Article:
TE: It's no secret that many crypto exchanges, including Poloniex, have been operating without licenses for trading securities or money transmitter registration. Was that not a big worry as you considered the acquisition?
JA/SN: Circle is one of the most broadly-licensed crypto companies. Circle maintains US state Money transmitter licenses, was the first company to obtain the NY state BitLicense, and holds an E-Money license from the FCA for operations in Europe. We intend to continue working closely with regulators locally and globally to protect customers.
TE: There are rumours that Circle obtained a “no enforcement action against prior activity” letter before completing the deal. Is there any official statement from you or the SEC itself that can be disclosed at this stage?
JA/SN: We don’t comment on rumours.
TE: If that’s the case, what should other exchanges read into this precedent: isn't the SEC effectively giving certain actors a “get out of jail free” ticket?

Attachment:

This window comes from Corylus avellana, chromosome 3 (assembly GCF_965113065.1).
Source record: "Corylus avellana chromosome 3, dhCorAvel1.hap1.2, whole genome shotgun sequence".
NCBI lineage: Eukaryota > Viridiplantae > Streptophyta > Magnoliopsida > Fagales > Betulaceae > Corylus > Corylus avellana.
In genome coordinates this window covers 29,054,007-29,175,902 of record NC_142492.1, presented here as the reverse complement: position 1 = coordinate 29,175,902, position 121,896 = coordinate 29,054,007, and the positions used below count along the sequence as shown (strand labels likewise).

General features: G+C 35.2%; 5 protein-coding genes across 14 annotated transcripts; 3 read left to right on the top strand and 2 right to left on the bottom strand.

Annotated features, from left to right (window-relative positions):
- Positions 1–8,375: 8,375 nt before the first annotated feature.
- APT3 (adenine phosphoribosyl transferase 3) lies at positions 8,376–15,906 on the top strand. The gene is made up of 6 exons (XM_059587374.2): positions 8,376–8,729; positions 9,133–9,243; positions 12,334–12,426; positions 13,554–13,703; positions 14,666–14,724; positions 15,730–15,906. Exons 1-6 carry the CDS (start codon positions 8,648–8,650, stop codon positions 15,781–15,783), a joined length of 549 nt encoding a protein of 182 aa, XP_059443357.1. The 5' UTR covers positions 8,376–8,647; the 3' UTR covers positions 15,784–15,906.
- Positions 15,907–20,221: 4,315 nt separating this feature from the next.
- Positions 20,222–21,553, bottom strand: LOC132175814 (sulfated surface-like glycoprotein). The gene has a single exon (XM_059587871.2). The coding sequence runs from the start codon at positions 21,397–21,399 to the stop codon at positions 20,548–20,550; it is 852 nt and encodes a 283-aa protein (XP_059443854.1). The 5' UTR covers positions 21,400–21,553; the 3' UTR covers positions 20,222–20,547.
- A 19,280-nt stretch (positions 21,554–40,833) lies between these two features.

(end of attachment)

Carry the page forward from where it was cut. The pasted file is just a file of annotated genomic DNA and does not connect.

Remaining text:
JA/SN: Same as above, we don’t comment on rumours.
TE: We have to ask about Tether, since Poloniex has a market there. Shall we assume you have done your diligence and it's all looking good there? Are you planning to phase USDT out for proper fiat on ramps?
JA/SN: We look forward to scaling Poloniex up and out through market expansion and localization, increasing token listings where possible and appropriate, and exploring the fiat USD, EUR, and GBP connectivity that Circle already brings to its compliant Pay, Trade, and Invest products. Any product decisions we make going forward will be thoughtful and rooted in customer feedback.
TE: A closing thought on decentralized exchanges, how worried or excited are you?